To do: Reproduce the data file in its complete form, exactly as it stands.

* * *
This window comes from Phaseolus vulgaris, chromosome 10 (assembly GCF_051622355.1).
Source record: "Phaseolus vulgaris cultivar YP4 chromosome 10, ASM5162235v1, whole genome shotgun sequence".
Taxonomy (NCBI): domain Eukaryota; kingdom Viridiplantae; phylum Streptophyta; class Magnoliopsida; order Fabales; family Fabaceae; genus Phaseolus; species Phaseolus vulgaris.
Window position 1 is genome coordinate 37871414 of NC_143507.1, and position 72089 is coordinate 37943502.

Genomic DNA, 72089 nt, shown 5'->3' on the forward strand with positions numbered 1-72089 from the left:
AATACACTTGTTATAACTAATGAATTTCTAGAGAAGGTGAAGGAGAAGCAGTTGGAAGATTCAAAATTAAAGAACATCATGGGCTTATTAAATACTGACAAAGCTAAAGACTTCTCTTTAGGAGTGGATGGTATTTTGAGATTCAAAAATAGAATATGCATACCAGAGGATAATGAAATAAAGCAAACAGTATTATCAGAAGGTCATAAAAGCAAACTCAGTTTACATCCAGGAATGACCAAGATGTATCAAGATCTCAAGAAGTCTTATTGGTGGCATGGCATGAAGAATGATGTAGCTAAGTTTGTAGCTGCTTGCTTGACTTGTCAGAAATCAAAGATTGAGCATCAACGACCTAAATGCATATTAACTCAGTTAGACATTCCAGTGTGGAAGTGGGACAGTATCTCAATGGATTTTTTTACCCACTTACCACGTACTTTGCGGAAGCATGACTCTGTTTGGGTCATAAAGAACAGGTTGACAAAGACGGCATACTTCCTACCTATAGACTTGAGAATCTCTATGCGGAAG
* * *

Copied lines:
This window comes from Phaseolus vulgaris, chromosome 10 (assembly GCF_051622355.1).
Source record: "Phaseolus vulgaris cultivar YP4 chromosome 10, ASM5162235v1, whole genome shotgun sequence".
Taxonomy (NCBI): domain Eukaryota; kingdom Viridiplantae; phylum Streptophyta; class Magnoliopsida; order Fabales; family Fabaceae; genus Phaseolus; species Phaseolus vulgaris.
Window position 1 is genome coordinate 37871414 of NC_143507.1, and position 72089 is coordinate 37943502.

Genomic DNA, 72089 nt, shown 5'->3' on the forward strand with positions numbered 1-72089 from the left:
AATACACTTGTTATAACTAATGAATTTCTAGAGAAGGTGAAGGAGAAGCAGTTGGAAGATTCAAAATTAAAGAACATCATGGGCTTATTAAATACTGACAAAGCTAAAGACTTCTCTTTAGGAGTGGATGGTATTTTGAGATTCAAAAATAGAATATGCATACCAGAGGATAATGAAATAAAGCAAACAGTATTATCAGAAGGTCATAAAAGCAAACTCAGTTTACATCCAGGAATGACCAAGATGTATCAAGATCTCAAGAAGTCTTATTGGTGGCATGGCATGAAGAATGATGTAGCTAAGTTTGTAGCTGCTTGCTTGACTTGTCAGAAATCAAAGATTGAGCATCAACGACCTAAATGCATATTAACTCAGTTAGACATTCCAGTGTGGAAGTGGGACAGTATCTCAATGGATTTTTTTACCCACTTACCACGTACTTTGCGGAAGCATGACTCTGTTTGGGTCATAAAGAACAGGTTGACAAAGACGGCATACTTCCTACCTATAGACTTGAGAATCTCTATGCGGAAG